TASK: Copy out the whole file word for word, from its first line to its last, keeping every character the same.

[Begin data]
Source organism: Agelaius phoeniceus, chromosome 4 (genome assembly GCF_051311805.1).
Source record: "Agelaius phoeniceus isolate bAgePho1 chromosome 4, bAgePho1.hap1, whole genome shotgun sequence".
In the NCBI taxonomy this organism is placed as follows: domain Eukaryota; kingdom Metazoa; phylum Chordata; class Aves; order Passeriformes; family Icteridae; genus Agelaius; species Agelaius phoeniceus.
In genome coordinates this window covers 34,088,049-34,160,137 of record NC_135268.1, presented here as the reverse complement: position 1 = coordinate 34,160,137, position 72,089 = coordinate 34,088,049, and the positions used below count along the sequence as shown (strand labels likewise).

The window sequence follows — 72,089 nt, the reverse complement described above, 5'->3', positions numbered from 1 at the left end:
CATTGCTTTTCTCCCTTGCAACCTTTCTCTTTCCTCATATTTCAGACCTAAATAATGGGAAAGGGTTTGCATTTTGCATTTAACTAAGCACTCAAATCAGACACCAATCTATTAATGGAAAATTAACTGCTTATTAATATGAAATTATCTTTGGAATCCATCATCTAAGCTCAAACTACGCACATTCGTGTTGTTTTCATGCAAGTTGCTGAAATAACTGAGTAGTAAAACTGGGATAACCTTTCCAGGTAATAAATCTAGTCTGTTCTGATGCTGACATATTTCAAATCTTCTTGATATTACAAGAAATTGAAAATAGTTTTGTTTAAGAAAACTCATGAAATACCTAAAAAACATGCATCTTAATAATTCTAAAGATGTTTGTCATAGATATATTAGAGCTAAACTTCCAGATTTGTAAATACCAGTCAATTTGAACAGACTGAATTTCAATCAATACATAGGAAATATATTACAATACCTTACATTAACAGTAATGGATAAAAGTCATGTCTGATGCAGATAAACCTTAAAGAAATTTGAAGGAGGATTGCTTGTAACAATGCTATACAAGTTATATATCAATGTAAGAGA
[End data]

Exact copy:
Source organism: Agelaius phoeniceus, chromosome 4 (genome assembly GCF_051311805.1).
Source record: "Agelaius phoeniceus isolate bAgePho1 chromosome 4, bAgePho1.hap1, whole genome shotgun sequence".
In the NCBI taxonomy this organism is placed as follows: domain Eukaryota; kingdom Metazoa; phylum Chordata; class Aves; order Passeriformes; family Icteridae; genus Agelaius; species Agelaius phoeniceus.
In genome coordinates this window covers 34,088,049-34,160,137 of record NC_135268.1, presented here as the reverse complement: position 1 = coordinate 34,160,137, position 72,089 = coordinate 34,088,049, and the positions used below count along the sequence as shown (strand labels likewise).

The window sequence follows — 72,089 nt, the reverse complement described above, 5'->3', positions numbered from 1 at the left end:
CATTGCTTTTCTCCCTTGCAACCTTTCTCTTTCCTCATATTTCAGACCTAAATAATGGGAAAGGGTTTGCATTTTGCATTTAACTAAGCACTCAAATCAGACACCAATCTATTAATGGAAAATTAACTGCTTATTAATATGAAATTATCTTTGGAATCCATCATCTAAGCTCAAACTACGCACATTCGTGTTGTTTTCATGCAAGTTGCTGAAATAACTGAGTAGTAAAACTGGGATAACCTTTCCAGGTAATAAATCTAGTCTGTTCTGATGCTGACATATTTCAAATCTTCTTGATATTACAAGAAATTGAAAATAGTTTTGTTTAAGAAAACTCATGAAATACCTAAAAAACATGCATCTTAATAATTCTAAAGATGTTTGTCATAGATATATTAGAGCTAAACTTCCAGATTTGTAAATACCAGTCAATTTGAACAGACTGAATTTCAATCAATACATAGGAAATATATTACAATACCTTACATTAACAGTAATGGATAAAAGTCATGTCTGATGCAGATAAACCTTAAAGAAATTTGAAGGAGGATTGCTTGTAACAATGCTATACAAGTTATATATCAATGTAAGAGA